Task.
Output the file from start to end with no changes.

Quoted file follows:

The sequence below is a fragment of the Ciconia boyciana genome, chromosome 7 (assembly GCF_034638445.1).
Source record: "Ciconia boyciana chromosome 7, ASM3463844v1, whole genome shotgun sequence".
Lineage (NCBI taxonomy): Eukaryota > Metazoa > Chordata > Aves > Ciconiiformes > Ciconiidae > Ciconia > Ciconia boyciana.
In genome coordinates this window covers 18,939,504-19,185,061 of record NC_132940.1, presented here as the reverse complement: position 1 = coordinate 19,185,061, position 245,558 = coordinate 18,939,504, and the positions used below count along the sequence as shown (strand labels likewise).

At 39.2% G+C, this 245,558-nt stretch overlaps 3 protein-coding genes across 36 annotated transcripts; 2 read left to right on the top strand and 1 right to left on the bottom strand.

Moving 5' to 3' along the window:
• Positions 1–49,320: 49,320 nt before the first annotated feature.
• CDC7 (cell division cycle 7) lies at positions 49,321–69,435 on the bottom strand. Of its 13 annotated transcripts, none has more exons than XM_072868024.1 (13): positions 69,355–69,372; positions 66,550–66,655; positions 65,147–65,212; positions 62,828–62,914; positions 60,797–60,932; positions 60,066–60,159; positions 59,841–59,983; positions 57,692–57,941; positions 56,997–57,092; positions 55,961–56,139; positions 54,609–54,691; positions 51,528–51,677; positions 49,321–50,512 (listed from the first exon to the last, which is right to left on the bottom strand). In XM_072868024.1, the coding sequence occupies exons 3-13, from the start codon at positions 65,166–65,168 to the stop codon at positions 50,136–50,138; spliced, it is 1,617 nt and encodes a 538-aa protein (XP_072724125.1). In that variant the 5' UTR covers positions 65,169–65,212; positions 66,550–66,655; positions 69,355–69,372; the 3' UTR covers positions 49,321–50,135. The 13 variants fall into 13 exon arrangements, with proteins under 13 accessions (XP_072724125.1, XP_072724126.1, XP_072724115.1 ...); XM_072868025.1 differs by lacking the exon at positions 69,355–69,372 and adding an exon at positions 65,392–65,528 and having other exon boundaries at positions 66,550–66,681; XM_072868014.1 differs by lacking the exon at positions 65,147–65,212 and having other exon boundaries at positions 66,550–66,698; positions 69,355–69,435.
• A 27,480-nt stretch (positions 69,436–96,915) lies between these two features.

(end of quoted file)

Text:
The sequence below is a fragment of the Ciconia boyciana genome, chromosome 7 (assembly GCF_034638445.1).
Source record: "Ciconia boyciana chromosome 7, ASM3463844v1, whole genome shotgun sequence".
Lineage (NCBI taxonomy): Eukaryota > Metazoa > Chordata > Aves > Ciconiiformes > Ciconiidae > Ciconia > Ciconia boyciana.
In genome coordinates this window covers 18,939,504-19,185,061 of record NC_132940.1, presented here as the reverse complement: position 1 = coordinate 19,185,061, position 245,558 = coordinate 18,939,504, and the positions used below count along the sequence as shown (strand labels likewise).

At 39.2% G+C, this 245,558-nt stretch overlaps 3 protein-coding genes across 36 annotated transcripts; 2 read left to right on the top strand and 1 right to left on the bottom strand.

Moving 5' to 3' along the window:
• Positions 1–49,320: 49,320 nt before the first annotated feature.
• CDC7 (cell division cycle 7) lies at positions 49,321–69,435 on the bottom strand. Of its 13 annotated transcripts, none has more exons than XM_072868024.1 (13): positions 69,355–69,372; positions 66,550–66,655; positions 65,147–65,212; positions 62,828–62,914; positions 60,797–60,932; positions 60,066–60,159; positions 59,841–59,983; positions 57,692–57,941; positions 56,997–57,092; positions 55,961–56,139; positions 54,609–54,691; positions 51,528–51,677; positions 49,321–50,512 (listed from the first exon to the last, which is right to left on the bottom strand). In XM_072868024.1, the coding sequence occupies exons 3-13, from the start codon at positions 65,166–65,168 to the stop codon at positions 50,136–50,138; spliced, it is 1,617 nt and encodes a 538-aa protein (XP_072724125.1). In that variant the 5' UTR covers positions 65,169–65,212; positions 66,550–66,655; positions 69,355–69,372; the 3' UTR covers positions 49,321–50,135. The 13 variants fall into 13 exon arrangements, with proteins under 13 accessions (XP_072724125.1, XP_072724126.1, XP_072724115.1 ...); XM_072868025.1 differs by lacking the exon at positions 69,355–69,372 and adding an exon at positions 65,392–65,528 and having other exon boundaries at positions 66,550–66,681; XM_072868014.1 differs by lacking the exon at positions 65,147–65,212 and having other exon boundaries at positions 66,550–66,698; positions 69,355–69,435.
• A 27,480-nt stretch (positions 69,436–96,915) lies between these two features.